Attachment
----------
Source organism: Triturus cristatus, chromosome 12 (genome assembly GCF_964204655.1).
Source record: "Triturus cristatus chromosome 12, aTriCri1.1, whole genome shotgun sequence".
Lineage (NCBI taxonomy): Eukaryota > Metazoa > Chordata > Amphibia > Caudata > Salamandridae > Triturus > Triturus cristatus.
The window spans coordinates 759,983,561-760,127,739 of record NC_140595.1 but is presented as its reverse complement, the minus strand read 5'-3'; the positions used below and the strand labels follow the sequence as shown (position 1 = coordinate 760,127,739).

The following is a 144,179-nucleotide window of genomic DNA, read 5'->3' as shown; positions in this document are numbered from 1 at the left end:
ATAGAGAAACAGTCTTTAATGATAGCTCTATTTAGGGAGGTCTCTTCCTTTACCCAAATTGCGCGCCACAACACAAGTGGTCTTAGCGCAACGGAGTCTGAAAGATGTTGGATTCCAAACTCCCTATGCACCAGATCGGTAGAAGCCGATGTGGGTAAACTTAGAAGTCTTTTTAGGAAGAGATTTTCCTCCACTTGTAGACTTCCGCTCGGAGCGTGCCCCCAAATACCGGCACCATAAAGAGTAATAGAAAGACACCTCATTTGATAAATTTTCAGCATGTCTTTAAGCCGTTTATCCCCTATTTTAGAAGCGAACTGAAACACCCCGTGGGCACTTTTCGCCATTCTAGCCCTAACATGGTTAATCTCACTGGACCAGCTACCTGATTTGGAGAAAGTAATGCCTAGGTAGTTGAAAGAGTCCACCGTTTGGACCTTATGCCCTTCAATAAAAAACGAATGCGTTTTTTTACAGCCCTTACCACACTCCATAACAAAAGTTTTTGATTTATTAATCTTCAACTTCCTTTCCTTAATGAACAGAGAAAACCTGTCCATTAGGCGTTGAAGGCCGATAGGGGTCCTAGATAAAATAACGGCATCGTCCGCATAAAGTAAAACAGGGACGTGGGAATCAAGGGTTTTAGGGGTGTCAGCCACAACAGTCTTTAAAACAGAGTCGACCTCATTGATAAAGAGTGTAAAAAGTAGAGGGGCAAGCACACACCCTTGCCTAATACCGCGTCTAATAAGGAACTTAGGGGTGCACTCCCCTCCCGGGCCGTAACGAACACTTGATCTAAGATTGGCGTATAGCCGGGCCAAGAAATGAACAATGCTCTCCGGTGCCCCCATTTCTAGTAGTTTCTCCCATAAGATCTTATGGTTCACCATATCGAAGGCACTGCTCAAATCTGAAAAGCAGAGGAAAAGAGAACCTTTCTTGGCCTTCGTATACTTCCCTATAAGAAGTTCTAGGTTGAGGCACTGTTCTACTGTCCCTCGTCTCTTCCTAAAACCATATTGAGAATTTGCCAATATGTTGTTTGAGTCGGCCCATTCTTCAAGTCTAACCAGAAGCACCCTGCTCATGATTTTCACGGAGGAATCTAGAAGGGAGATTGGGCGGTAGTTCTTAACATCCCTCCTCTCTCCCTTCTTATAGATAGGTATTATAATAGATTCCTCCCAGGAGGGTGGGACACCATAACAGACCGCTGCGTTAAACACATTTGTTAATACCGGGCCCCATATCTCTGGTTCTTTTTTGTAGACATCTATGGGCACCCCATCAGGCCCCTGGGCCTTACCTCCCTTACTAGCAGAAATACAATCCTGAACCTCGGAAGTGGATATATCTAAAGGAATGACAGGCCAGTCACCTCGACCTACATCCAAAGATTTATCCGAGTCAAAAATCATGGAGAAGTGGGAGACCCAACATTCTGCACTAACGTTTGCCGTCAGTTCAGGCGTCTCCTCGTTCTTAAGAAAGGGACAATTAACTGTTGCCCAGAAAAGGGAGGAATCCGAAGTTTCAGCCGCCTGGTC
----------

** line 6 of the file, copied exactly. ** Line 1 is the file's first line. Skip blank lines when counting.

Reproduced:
ATAGAGAAACAGTCTTTAATGATAGCTCTATTTAGGGAGGTCTCTTCCTTTACCCAAATTGCGCGCCACAACACAAGTGGTCTTAGCGCAACGGAGTCTGAAAGATGTTGGATTCCAAACTCCCTATGCACCAGATCGGTAGAAGCCGATGTGGGTAAACTTAGAAGTCTTTTTAGGAAGAGATTTTCCTCCACTTGTAGACTTCCGCTCGGAGCGTGCCCCCAAATACCGGCACCATAAAGAGTAATAGAAAGACACCTCATTTGATAAATTTTCAGCATGTCTTTAAGCCGTTTATCCCCTATTTTAGAAGCGAACTGAAACACCCCGTGGGCACTTTTCGCCATTCTAGCCCTAACATGGTTAATCTCACTGGACCAGCTACCTGATTTGGAGAAAGTAATGCCTAGGTAGTTGAAAGAGTCCACCGTTTGGACCTTATGCCCTTCAATAAAAAACGAATGCGTTTTTTTACAGCCCTTACCACACTCCATAACAAAAGTTTTTGATTTATTAATCTTCAACTTCCTTTCCTTAATGAACAGAGAAAACCTGTCCATTAGGCGTTGAAGGCCGATAGGGGTCCTAGATAAAATAACGGCATCGTCCGCATAAAGTAAAACAGGGACGTGGGAATCAAGGGTTTTAGGGGTGTCAGCCACAACAGTCTTTAAAACAGAGTCGACCTCATTGATAAAGAGTGTAAAAAGTAGAGGGGCAAGCACACACCCTTGCCTAATACCGCGTCTAATAAGGAACTTAGGGGTGCACTCCCCTCCCGGGCCGTAACGAACACTTGATCTAAGATTGGCGTATAGCCGGGCCAAGAAATGAACAATGCTCTCCGGTGCCCCCATTTCTAGTAGTTTCTCCCATAAGATCTTATGGTTCACCATATCGAAGGCACTGCTCAAATCTGAAAAGCAGAGGAAAAGAGAACCTTTCTTGGCCTTCGTATACTTCCCTATAAGAAGTTCTAGGTTGAGGCACTGTTCTACTGTCCCTCGTCTCTTCCTAAAACCATATTGAGAATTTGCCAATATGTTGTTTGAGTCGGCCCATTCTTCAAGTCTAACCAGAAGCACCCTGCTCATGATTTTCACGGAGGAATCTAGAAGGGAGATTGGGCGGTAGTTCTTAACATCCCTCCTCTCTCCCTTCTTATAGATAGGTATTATAATAGATTCCTCCCAGGAGGGTGGGACACCATAACAGACCGCTGCGTTAAACACATTTGTTAATACCGGGCCCCATATCTCTGGTTCTTTTTTGTAGACATCTATGGGCACCCCATCAGGCCCCTGGGCCTTACCTCCCTTACTAGCAGAAATACAATCCTGAACCTCGGAAGTGGATATATCTAAAGGAATGACAGGCCAGTCACCTCGACCTACATCCAAAGATTTATCCGAGTCAAAAATCATGGAGAAGTGGGAGACCCAACATTCTGCACTAACGTTTGCCGTCAGTTCAGGCGTCTCCTCGTTCTTAAGAAAGGGACAATTAACTGTTGCCCAGAAAAGGGAGGAATCCGAAGTTTCAGCCGCCTGGTC